Our Oregon marijuana processor clients often approach us with requests to draft agreements that will allow third-parties to process cannabis in the client’s licensed premises. Typically, the processor is not operating at capacity and would like to supplement income by charging fees to keep the premises open around the clock. Previously, we have explained that this arrangement only really works if the third-party is also a licensed OLCC processor, pursuant to Oregon’s new alternating proprietor rules (OAR 845-025-3255). However, we are most often approached with proposals to have non-licensee third-parties enter the kitchen and physically create cannabis products that will be owned and sold by the licensee.
Here is a more concrete example: Kelly’s Kitchen is an Oregon Liquor Control Commission (OLCC) licensed processor. Kelly meets Cindy, who has developed a recipe, labels, and packaging. Cindy doesn’t want to go through the OLCC application process, she just wants to make her Bud Brownies. Kelly invites Cindy to personally make her brownies on Kelly’s property, and Kelly agrees pay Cindy for each unit sold. The prevalence of these arrangements suggests that the industry has been treating this as a grey area. However, we recently reached out to the OLCC and received confirmation that this is black and white: The OLCC will view Cindy as illegally processing cannabis without a license, even if Kelly always retains ownership of the cannabis and resulting product. This arrangement can also put Kelly’s license at risk. No arrangement that allows non-licensees to personally process cannabis within a licensed premises is allowed under the rules.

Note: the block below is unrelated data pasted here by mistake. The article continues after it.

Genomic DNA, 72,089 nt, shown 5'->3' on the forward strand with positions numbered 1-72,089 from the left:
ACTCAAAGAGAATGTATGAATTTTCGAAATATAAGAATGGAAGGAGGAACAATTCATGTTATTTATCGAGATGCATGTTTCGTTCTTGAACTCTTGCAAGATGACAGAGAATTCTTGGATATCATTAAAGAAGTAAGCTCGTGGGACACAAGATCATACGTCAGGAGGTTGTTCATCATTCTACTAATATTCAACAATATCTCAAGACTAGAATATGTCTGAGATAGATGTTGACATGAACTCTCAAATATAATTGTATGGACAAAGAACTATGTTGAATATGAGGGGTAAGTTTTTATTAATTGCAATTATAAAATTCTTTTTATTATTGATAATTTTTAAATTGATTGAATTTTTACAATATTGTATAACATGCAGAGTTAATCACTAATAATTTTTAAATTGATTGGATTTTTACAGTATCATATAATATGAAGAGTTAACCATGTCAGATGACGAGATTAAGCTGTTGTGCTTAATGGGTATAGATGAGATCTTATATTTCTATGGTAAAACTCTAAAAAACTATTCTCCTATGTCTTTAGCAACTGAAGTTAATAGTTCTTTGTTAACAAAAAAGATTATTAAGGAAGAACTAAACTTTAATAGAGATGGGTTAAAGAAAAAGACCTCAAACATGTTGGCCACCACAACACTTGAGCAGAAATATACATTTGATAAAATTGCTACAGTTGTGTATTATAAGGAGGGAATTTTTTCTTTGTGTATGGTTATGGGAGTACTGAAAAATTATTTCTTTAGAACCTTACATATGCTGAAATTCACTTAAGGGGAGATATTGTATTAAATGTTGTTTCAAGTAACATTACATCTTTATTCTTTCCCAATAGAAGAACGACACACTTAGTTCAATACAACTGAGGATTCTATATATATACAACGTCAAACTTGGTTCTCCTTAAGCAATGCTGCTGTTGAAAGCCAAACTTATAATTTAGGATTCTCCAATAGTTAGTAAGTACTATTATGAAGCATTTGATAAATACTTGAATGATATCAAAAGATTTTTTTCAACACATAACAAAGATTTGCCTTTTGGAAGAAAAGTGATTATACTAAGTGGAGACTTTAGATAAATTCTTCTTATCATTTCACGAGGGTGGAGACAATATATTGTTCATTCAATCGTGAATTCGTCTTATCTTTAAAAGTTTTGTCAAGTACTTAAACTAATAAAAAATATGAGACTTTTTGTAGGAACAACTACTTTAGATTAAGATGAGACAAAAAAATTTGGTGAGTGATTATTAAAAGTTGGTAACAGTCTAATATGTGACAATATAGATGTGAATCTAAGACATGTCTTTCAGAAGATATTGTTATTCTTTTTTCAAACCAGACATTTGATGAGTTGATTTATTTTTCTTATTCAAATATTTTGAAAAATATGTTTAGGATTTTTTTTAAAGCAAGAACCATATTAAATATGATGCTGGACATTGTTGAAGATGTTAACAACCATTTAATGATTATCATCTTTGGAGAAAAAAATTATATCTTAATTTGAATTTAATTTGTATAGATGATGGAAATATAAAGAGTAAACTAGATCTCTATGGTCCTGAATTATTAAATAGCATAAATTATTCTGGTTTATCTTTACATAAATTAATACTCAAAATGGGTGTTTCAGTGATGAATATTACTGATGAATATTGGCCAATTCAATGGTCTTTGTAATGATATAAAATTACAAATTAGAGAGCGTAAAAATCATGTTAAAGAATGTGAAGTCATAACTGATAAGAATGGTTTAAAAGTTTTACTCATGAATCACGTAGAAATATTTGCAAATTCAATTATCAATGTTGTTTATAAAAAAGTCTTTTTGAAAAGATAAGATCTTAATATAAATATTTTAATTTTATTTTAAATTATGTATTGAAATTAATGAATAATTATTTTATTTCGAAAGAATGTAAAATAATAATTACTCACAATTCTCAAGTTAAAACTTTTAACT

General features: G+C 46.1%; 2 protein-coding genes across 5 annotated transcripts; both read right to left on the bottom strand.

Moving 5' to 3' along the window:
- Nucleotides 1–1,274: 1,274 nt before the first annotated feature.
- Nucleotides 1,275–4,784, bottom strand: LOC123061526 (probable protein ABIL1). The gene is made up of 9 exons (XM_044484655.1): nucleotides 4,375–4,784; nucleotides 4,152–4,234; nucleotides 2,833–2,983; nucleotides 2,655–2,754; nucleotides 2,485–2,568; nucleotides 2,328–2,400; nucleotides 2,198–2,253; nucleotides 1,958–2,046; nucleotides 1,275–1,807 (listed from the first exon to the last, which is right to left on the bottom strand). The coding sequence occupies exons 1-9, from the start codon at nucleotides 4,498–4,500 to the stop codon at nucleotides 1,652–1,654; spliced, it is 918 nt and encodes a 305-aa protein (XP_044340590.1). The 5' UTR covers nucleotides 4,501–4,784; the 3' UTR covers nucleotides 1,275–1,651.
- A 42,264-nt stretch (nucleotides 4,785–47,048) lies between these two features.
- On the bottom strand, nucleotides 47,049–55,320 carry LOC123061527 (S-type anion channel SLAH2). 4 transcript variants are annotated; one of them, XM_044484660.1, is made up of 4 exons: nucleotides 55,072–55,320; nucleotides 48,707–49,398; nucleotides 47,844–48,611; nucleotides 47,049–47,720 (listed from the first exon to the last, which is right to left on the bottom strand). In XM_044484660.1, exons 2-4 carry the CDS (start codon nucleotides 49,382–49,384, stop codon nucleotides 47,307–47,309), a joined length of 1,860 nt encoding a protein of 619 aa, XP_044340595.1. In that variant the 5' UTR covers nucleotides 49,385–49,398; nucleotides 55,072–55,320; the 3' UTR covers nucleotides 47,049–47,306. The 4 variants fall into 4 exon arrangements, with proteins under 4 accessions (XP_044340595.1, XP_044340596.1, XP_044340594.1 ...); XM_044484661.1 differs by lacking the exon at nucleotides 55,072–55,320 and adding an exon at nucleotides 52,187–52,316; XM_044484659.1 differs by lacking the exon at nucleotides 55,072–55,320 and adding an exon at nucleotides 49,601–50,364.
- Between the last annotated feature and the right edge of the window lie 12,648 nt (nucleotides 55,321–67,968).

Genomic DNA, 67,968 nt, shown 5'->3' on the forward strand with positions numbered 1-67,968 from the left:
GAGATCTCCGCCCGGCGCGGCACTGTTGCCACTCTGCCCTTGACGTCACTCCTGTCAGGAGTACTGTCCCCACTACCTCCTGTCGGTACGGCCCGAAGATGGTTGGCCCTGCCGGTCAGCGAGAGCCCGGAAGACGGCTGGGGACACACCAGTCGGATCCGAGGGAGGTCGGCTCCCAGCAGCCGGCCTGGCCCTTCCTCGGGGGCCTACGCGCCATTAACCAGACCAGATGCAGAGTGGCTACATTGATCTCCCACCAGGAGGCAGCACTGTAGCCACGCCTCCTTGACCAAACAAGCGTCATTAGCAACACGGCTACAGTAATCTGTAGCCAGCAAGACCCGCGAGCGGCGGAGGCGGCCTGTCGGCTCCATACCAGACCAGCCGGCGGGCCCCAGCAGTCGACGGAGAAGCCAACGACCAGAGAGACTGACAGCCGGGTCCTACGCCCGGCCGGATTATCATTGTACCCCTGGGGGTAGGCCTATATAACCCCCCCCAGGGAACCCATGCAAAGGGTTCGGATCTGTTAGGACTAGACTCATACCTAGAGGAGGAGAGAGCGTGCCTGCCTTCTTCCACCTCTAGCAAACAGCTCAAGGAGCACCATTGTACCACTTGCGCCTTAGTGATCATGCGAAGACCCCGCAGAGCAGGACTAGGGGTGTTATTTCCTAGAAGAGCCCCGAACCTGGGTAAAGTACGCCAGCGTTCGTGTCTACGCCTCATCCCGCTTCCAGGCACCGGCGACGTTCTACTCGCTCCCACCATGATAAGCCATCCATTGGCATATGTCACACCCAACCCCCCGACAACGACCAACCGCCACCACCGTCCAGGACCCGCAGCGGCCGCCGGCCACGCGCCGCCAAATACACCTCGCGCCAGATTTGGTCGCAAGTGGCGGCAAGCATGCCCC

The OLCC’s view should not come as a surprise when you consider the significant restrictions in the new alternating proprietor rule that allows multiple OLCC licensed processors to share kitchen space:
- The kitchen must have a pre-approved schedule posted on its front door showing when each processor will be using the kitchen.
- The kitchen must have a separate secure area for each processor to store its cannabis products.
- Any concentrates produced under an alternating proprietor arrangement can only be used within that processor’s edibles or topicals.
In effect, Cindy and Kelly are trying to bypass these restrictions, and the processor licensing regime as a whole.
The only viable alternative to alternating licensed proprietors appears to be a standard intellectual property licensing agreement, whereby Cindy would license her recipe, branding, and packaging to Kelly as co-packer. Kelly or her employees then process the brownies and sell them retailers or wholesalers without Cindy’s involvement. Cindy will likely expect to be paid based on the number of brownies that Kelly manages to sell. However, anyone considering this arrangement needs to carefully look at the OLCC’s financial interest disclosure requirements.
The definition of financial interest is fairly broad and includes anyone “having an interest in the [licensed] business such that the performance of the business causes, or is capable of causing, [an individual or entity] to benefit or suffer financially.” The OLCC will view Cindy as a financial interest holder because her compensation depends on Kelly’s success in moving the product. This isn’t the end of the world, but it does mean that Kelly must submit a Change in Financial Interest form and receive approval from the OLCC before Kelly begins making Cindy’s brownies. All this means is that Cindy will likely need to be fingerprinted and pass a background check.
We expect that we will continue to be approached by clients that want to invite non-licensees into their licensed premises to make products, but now we can confidently say that this common industry practice violates OLCC rules. Be warned!